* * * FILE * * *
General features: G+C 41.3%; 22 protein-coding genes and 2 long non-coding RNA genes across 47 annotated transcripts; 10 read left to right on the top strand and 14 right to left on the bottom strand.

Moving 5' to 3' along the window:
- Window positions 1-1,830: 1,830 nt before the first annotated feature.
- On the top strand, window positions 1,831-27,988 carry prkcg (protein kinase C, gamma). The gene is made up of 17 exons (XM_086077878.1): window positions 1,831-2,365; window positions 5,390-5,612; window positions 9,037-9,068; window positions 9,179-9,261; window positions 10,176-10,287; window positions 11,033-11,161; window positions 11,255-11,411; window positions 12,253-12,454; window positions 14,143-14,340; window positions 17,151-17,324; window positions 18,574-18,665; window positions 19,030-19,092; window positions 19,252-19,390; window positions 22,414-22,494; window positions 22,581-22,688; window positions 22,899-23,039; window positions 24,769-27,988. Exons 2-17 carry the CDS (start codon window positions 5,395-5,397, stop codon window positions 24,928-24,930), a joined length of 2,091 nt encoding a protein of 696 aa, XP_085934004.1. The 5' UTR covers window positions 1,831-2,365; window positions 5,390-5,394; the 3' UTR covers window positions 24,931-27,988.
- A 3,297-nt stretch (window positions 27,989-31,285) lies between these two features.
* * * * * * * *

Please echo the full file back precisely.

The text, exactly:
General features: G+C 41.3%; 22 protein-coding genes and 2 long non-coding RNA genes across 47 annotated transcripts; 10 read left to right on the top strand and 14 right to left on the bottom strand.

Moving 5' to 3' along the window:
- Window positions 1-1,830: 1,830 nt before the first annotated feature.
- On the top strand, window positions 1,831-27,988 carry prkcg (protein kinase C, gamma). The gene is made up of 17 exons (XM_086077878.1): window positions 1,831-2,365; window positions 5,390-5,612; window positions 9,037-9,068; window positions 9,179-9,261; window positions 10,176-10,287; window positions 11,033-11,161; window positions 11,255-11,411; window positions 12,253-12,454; window positions 14,143-14,340; window positions 17,151-17,324; window positions 18,574-18,665; window positions 19,030-19,092; window positions 19,252-19,390; window positions 22,414-22,494; window positions 22,581-22,688; window positions 22,899-23,039; window positions 24,769-27,988. Exons 2-17 carry the CDS (start codon window positions 5,395-5,397, stop codon window positions 24,928-24,930), a joined length of 2,091 nt encoding a protein of 696 aa, XP_085934004.1. The 5' UTR covers window positions 1,831-2,365; window positions 5,390-5,394; the 3' UTR covers window positions 24,931-27,988.
- A 3,297-nt stretch (window positions 27,989-31,285) lies between these two features.